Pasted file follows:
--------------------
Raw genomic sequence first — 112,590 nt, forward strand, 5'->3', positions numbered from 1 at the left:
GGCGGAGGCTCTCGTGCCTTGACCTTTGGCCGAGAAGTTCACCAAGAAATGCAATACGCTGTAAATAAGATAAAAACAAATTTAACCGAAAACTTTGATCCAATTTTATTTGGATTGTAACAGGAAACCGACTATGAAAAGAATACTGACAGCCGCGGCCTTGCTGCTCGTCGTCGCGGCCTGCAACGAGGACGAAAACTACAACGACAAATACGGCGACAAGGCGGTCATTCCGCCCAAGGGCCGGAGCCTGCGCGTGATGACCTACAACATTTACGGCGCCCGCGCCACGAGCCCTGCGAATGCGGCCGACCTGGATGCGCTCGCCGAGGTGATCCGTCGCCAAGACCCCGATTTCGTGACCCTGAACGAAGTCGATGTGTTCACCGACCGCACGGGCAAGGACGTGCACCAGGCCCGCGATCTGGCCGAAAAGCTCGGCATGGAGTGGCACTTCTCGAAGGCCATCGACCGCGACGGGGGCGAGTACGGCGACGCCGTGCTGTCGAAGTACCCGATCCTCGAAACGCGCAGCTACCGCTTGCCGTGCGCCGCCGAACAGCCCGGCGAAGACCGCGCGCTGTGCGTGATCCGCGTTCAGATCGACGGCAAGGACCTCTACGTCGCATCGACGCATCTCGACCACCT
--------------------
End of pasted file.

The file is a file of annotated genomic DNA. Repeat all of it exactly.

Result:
Raw genomic sequence first — 112,590 nt, forward strand, 5'->3', positions numbered from 1 at the left:
GGCGGAGGCTCTCGTGCCTTGACCTTTGGCCGAGAAGTTCACCAAGAAATGCAATACGCTGTAAATAAGATAAAAACAAATTTAACCGAAAACTTTGATCCAATTTTATTTGGATTGTAACAGGAAACCGACTATGAAAAGAATACTGACAGCCGCGGCCTTGCTGCTCGTCGTCGCGGCCTGCAACGAGGACGAAAACTACAACGACAAATACGGCGACAAGGCGGTCATTCCGCCCAAGGGCCGGAGCCTGCGCGTGATGACCTACAACATTTACGGCGCCCGCGCCACGAGCCCTGCGAATGCGGCCGACCTGGATGCGCTCGCCGAGGTGATCCGTCGCCAAGACCCCGATTTCGTGACCCTGAACGAAGTCGATGTGTTCACCGACCGCACGGGCAAGGACGTGCACCAGGCCCGCGATCTGGCCGAAAAGCTCGGCATGGAGTGGCACTTCTCGAAGGCCATCGACCGCGACGGGGGCGAGTACGGCGACGCCGTGCTGTCGAAGTACCCGATCCTCGAAACGCGCAGCTACCGCTTGCCGTGCGCCGCCGAACAGCCCGGCGAAGACCGCGCGCTGTGCGTGATCCGCGTTCAGATCGACGGCAAGGACCTCTACGTCGCATCGACGCATCTCGACCACCT